NGC 1761; 1763 & 1765
EMISSION NEBULA AND OPEN CLUSTER IN THE LARGE MAGELLANIC CLOUD
(Image centered at: ra 04 h:56 m / dec - 66º 22')
CLICK THE IMAGE FOR A HIGH RESOLUTION VIEW
November 2022, Home Backyard in Martínez, Buenos Aires, Argentina
TYPE: Emission Nebula & Open Cluster
APPARENT DIAMETER: FOV is approximately 35 x 27 arc minutes
APPARENT MAGNITUDE (V): NGC 1761 Open Cluster 9.9
DISTANCE: 158.000 light years
INSTRUMENT: 8" ORION OPTICS UK (Ultra Grade Optics) w/Televue Paracorr working at at f5,75
CAMERA: QSI 583 WS
MOUNT: SKY WATCHER NEQ6, OAG with Starligh Xpress Lodestar
FILTERS: Baader LRGB Set; Astronomik Ha 6nm
SKY CONDITIONS: urban skies - Bortle 8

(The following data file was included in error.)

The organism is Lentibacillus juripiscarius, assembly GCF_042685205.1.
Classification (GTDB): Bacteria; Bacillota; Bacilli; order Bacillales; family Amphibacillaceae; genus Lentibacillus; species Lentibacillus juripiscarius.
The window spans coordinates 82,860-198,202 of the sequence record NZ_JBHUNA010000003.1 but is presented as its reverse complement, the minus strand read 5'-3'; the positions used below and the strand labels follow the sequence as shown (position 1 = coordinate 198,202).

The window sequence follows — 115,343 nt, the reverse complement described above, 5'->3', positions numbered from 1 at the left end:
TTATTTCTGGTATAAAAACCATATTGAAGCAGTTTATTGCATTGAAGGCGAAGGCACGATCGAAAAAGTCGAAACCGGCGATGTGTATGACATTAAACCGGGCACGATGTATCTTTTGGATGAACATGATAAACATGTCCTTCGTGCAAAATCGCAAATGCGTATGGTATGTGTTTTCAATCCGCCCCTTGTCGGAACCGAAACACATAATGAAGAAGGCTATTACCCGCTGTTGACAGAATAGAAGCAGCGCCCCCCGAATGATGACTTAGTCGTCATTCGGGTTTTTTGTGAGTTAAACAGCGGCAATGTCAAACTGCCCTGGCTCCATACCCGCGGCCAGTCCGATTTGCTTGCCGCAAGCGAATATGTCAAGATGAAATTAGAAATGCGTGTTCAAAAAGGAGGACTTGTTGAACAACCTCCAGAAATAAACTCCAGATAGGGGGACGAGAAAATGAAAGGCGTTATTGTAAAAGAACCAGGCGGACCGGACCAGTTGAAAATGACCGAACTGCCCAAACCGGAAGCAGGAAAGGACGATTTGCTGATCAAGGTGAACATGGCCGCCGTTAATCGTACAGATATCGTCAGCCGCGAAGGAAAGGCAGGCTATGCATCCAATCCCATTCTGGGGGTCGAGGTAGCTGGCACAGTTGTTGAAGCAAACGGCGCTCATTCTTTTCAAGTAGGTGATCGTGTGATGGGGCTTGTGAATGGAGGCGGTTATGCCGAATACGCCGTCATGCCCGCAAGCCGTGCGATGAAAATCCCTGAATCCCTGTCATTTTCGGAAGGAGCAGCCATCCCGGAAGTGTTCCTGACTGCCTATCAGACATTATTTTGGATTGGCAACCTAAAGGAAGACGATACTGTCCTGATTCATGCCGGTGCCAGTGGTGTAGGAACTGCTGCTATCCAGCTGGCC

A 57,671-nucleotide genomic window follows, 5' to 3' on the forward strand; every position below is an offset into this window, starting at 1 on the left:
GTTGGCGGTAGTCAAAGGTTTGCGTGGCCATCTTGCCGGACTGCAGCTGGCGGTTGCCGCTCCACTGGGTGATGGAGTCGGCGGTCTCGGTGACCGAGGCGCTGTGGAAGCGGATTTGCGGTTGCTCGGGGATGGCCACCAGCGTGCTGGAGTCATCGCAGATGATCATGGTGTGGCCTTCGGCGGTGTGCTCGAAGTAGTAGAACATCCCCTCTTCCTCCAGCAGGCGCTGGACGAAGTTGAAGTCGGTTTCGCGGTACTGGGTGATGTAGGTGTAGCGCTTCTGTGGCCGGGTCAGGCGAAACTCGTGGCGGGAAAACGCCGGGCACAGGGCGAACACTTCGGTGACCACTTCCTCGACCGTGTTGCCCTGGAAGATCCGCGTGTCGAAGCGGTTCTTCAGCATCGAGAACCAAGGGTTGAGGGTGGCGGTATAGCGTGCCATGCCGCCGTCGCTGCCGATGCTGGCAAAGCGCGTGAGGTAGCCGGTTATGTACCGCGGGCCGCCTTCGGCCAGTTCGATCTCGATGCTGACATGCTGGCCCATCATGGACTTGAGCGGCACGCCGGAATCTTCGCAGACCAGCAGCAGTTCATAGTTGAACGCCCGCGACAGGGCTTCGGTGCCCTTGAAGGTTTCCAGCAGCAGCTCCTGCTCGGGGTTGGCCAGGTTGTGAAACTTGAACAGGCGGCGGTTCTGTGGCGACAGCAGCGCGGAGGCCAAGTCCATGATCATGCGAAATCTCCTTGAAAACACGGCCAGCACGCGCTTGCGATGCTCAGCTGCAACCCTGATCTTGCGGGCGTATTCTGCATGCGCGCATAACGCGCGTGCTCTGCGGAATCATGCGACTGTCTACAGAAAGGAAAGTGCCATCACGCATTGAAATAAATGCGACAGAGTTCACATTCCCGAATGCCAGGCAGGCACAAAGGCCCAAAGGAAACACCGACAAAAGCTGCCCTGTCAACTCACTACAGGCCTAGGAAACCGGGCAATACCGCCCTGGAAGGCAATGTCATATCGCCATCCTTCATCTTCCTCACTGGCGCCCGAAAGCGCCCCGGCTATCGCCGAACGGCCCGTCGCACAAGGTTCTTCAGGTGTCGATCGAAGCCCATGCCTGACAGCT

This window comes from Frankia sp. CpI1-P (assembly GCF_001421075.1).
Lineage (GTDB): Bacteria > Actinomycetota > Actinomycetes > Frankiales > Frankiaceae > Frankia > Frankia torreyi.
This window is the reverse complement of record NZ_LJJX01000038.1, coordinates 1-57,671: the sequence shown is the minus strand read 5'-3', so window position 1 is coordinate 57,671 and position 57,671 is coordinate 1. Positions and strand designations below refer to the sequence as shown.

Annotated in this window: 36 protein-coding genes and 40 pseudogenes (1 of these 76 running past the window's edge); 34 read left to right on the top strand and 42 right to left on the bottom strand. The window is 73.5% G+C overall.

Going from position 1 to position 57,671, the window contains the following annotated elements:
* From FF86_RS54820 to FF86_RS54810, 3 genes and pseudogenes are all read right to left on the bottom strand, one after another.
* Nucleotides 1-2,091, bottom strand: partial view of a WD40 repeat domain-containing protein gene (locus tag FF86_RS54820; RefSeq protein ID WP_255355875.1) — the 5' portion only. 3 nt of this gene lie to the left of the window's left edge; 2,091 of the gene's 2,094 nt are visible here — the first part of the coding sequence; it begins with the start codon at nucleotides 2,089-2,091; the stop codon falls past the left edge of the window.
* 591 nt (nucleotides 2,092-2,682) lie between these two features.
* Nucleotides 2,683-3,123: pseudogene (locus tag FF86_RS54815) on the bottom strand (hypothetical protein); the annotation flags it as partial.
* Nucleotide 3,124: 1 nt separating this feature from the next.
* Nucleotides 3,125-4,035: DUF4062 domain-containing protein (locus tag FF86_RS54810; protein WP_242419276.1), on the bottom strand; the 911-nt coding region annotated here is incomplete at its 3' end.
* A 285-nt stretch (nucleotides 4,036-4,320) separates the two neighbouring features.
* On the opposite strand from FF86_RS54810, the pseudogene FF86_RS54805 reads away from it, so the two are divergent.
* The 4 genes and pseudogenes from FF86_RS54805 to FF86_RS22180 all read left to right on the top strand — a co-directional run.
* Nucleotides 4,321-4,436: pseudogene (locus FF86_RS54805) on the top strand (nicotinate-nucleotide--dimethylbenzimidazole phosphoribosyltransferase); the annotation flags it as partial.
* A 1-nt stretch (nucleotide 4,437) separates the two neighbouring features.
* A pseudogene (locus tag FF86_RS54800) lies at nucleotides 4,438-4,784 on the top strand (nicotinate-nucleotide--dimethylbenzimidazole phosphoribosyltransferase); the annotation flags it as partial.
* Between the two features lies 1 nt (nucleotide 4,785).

EXPOSURES: LHARGB (60,60,60,60,60)
OBJECT DESCRIPTION AND IMAGE SESSION
The image gathers three interesting and not so common photographed deep sky objects. The open cluster in the centre is NGC 1761 which is embedded with emission nebulas. At the top of the open cluster with 4 to 5 arc minutes we have NGC 1763 (also known as N11 B, LH 10 or ESO 85-EN20). The nebula is very bright and it has an irregular shape. To the right we have NGC 1765 another emission nebula with a smaller apparent diameter.
To the upper left of NGC 1765 we have Globular Cluster NGC 1776 of a bit more than 1 arc minute in diameter.
NGC 1763 and 1765 are part of a large region of stars called LMC-N11 (N11) which was discovered with a 23-cm telescope by Scottish astronomer James Dunlop in 1826 and was also observed by English mathematician John Herschel in 1834.